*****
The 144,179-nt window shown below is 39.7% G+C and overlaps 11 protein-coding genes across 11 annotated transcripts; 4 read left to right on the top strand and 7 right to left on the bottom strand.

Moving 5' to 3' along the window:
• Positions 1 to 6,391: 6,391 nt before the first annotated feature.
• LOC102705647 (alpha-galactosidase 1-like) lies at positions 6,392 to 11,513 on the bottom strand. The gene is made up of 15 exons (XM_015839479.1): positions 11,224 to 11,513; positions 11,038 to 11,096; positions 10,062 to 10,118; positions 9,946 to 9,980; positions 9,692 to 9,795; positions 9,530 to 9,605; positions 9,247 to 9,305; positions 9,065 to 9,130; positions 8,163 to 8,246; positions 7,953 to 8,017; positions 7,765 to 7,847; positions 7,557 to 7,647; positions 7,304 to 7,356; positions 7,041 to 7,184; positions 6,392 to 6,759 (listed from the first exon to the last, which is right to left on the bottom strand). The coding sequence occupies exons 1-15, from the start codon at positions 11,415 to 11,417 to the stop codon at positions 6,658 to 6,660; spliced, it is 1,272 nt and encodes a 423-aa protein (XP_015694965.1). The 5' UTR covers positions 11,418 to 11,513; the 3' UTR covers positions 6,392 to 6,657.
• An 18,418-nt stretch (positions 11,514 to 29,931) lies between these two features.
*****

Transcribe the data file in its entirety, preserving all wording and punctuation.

The 144,179-nt window shown below is 39.7% G+C and overlaps 11 protein-coding genes across 11 annotated transcripts; 4 read left to right on the top strand and 7 right to left on the bottom strand.

Moving 5' to 3' along the window:
• Positions 1 to 6,391: 6,391 nt before the first annotated feature.
• LOC102705647 (alpha-galactosidase 1-like) lies at positions 6,392 to 11,513 on the bottom strand. The gene is made up of 15 exons (XM_015839479.1): positions 11,224 to 11,513; positions 11,038 to 11,096; positions 10,062 to 10,118; positions 9,946 to 9,980; positions 9,692 to 9,795; positions 9,530 to 9,605; positions 9,247 to 9,305; positions 9,065 to 9,130; positions 8,163 to 8,246; positions 7,953 to 8,017; positions 7,765 to 7,847; positions 7,557 to 7,647; positions 7,304 to 7,356; positions 7,041 to 7,184; positions 6,392 to 6,759 (listed from the first exon to the last, which is right to left on the bottom strand). The coding sequence occupies exons 1-15, from the start codon at positions 11,415 to 11,417 to the stop codon at positions 6,658 to 6,660; spliced, it is 1,272 nt and encodes a 423-aa protein (XP_015694965.1). The 5' UTR covers positions 11,418 to 11,513; the 3' UTR covers positions 6,392 to 6,657.
• An 18,418-nt stretch (positions 11,514 to 29,931) lies between these two features.